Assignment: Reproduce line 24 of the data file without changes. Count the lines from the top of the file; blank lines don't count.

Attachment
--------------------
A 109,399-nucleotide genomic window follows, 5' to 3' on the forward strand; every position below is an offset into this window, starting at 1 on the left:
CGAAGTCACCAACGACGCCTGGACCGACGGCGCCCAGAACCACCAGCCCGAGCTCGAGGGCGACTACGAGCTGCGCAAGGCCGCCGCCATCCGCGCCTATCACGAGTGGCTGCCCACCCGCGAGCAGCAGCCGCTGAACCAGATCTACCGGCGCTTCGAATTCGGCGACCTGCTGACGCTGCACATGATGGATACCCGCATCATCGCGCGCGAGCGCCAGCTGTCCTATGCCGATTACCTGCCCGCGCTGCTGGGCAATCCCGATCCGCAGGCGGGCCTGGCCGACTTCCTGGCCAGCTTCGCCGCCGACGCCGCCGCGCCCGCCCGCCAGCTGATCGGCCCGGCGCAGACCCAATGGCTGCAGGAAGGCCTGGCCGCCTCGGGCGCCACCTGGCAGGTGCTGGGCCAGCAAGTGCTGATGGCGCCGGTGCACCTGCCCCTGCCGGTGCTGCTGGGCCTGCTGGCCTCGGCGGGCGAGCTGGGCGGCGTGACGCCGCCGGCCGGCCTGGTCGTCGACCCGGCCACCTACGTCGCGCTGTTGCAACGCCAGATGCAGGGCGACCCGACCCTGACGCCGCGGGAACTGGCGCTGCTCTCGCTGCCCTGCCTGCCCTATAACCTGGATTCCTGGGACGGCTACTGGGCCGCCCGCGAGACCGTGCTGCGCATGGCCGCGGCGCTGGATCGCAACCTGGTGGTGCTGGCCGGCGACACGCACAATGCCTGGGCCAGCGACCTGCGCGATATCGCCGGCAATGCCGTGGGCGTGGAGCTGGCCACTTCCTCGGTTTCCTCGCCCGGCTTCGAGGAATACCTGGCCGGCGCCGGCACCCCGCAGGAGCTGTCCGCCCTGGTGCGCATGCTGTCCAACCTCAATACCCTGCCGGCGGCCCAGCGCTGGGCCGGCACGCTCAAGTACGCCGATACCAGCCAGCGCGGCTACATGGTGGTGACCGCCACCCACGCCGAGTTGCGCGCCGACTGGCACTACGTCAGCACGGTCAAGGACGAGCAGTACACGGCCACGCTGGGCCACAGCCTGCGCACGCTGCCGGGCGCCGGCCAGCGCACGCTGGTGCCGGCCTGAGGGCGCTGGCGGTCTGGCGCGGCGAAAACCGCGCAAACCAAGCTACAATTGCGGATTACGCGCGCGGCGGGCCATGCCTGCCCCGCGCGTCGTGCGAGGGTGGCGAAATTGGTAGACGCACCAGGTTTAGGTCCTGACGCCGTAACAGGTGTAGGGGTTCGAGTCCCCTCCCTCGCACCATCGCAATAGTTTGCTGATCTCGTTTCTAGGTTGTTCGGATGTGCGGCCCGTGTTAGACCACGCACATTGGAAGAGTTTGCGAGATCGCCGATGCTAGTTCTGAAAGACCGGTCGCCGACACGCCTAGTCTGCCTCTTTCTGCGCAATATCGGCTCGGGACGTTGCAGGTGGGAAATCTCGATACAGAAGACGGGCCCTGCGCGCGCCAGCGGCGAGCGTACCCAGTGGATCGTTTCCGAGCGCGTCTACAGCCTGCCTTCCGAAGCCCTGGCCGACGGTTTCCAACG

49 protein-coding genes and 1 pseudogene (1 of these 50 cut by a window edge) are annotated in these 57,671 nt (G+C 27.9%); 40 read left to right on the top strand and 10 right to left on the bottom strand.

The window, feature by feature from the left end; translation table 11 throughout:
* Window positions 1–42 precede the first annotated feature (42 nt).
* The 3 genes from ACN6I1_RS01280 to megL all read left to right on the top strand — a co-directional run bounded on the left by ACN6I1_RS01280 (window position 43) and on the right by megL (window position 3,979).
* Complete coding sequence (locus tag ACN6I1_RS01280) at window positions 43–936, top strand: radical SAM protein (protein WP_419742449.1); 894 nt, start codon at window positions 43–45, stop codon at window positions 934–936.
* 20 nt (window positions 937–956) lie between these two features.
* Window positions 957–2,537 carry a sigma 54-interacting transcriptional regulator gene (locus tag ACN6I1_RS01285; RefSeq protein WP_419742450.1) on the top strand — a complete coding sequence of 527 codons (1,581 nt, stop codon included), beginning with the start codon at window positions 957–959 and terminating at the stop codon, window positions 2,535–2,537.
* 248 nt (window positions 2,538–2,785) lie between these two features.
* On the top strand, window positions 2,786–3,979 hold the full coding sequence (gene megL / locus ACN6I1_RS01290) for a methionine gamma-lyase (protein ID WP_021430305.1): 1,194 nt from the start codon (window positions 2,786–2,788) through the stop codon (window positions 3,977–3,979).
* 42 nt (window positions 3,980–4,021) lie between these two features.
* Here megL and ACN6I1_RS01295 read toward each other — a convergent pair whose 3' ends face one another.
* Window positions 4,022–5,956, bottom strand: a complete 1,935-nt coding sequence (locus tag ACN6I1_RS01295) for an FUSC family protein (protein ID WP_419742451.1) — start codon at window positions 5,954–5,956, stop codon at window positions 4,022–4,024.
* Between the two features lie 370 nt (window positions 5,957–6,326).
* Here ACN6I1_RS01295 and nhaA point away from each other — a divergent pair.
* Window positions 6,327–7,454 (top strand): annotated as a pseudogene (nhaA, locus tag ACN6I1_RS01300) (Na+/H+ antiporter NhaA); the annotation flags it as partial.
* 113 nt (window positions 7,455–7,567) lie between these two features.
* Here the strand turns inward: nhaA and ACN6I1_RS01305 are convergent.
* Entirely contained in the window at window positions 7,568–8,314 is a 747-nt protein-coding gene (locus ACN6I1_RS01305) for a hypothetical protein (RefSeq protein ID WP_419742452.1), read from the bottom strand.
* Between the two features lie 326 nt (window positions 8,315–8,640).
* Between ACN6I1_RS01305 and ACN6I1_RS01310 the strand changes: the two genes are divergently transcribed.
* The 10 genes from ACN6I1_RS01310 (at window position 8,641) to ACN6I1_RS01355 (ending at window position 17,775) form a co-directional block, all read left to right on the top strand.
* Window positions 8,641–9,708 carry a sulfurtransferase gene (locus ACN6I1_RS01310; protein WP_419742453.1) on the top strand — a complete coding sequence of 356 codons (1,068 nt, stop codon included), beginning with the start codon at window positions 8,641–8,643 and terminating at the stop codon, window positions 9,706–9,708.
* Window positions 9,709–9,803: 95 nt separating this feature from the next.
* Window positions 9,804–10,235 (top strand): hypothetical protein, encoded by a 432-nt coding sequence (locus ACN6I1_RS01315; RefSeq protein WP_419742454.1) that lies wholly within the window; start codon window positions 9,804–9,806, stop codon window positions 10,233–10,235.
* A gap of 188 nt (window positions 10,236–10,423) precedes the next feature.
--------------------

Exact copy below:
* Window positions 8,641–9,708 carry a sulfurtransferase gene (locus ACN6I1_RS01310; protein WP_419742453.1) on the top strand — a complete coding sequence of 356 codons (1,068 nt, stop codon included), beginning with the start codon at window positions 8,641–8,643 and terminating at the stop codon, window positions 9,706–9,708.